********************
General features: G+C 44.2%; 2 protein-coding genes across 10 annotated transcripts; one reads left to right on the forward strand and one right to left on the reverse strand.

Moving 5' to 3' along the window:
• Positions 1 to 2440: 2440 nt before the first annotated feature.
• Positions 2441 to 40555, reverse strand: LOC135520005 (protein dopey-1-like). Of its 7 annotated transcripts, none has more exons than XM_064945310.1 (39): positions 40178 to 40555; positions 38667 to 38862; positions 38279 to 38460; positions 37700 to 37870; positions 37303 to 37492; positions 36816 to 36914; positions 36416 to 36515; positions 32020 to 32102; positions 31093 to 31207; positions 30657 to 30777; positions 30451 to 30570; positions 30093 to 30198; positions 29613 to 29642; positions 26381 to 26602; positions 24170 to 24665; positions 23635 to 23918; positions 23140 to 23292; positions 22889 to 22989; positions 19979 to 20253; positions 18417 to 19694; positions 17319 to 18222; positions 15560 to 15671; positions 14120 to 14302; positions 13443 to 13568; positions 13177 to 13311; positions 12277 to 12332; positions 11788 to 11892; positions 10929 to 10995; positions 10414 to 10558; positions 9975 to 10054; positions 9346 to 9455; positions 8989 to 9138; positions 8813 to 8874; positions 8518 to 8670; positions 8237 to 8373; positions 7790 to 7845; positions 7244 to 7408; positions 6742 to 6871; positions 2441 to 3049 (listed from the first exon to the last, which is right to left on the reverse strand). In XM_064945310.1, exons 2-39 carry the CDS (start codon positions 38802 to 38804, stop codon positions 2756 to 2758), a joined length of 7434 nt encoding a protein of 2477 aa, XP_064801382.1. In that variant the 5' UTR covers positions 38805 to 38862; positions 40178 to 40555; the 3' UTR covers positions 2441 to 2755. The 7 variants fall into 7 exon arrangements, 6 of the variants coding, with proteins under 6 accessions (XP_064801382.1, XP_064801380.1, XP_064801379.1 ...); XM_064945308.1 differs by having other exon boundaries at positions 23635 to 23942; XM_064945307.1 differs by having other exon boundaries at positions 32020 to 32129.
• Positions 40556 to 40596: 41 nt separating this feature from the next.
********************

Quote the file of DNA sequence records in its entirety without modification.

General features: G+C 44.2%; 2 protein-coding genes across 10 annotated transcripts; one reads left to right on the forward strand and one right to left on the reverse strand.

Moving 5' to 3' along the window:
• Positions 1 to 2440: 2440 nt before the first annotated feature.
• Positions 2441 to 40555, reverse strand: LOC135520005 (protein dopey-1-like). Of its 7 annotated transcripts, none has more exons than XM_064945310.1 (39): positions 40178 to 40555; positions 38667 to 38862; positions 38279 to 38460; positions 37700 to 37870; positions 37303 to 37492; positions 36816 to 36914; positions 36416 to 36515; positions 32020 to 32102; positions 31093 to 31207; positions 30657 to 30777; positions 30451 to 30570; positions 30093 to 30198; positions 29613 to 29642; positions 26381 to 26602; positions 24170 to 24665; positions 23635 to 23918; positions 23140 to 23292; positions 22889 to 22989; positions 19979 to 20253; positions 18417 to 19694; positions 17319 to 18222; positions 15560 to 15671; positions 14120 to 14302; positions 13443 to 13568; positions 13177 to 13311; positions 12277 to 12332; positions 11788 to 11892; positions 10929 to 10995; positions 10414 to 10558; positions 9975 to 10054; positions 9346 to 9455; positions 8989 to 9138; positions 8813 to 8874; positions 8518 to 8670; positions 8237 to 8373; positions 7790 to 7845; positions 7244 to 7408; positions 6742 to 6871; positions 2441 to 3049 (listed from the first exon to the last, which is right to left on the reverse strand). In XM_064945310.1, exons 2-39 carry the CDS (start codon positions 38802 to 38804, stop codon positions 2756 to 2758), a joined length of 7434 nt encoding a protein of 2477 aa, XP_064801382.1. In that variant the 5' UTR covers positions 38805 to 38862; positions 40178 to 40555; the 3' UTR covers positions 2441 to 2755. The 7 variants fall into 7 exon arrangements, 6 of the variants coding, with proteins under 6 accessions (XP_064801382.1, XP_064801380.1, XP_064801379.1 ...); XM_064945308.1 differs by having other exon boundaries at positions 23635 to 23942; XM_064945307.1 differs by having other exon boundaries at positions 32020 to 32129.
• Positions 40556 to 40596: 41 nt separating this feature from the next.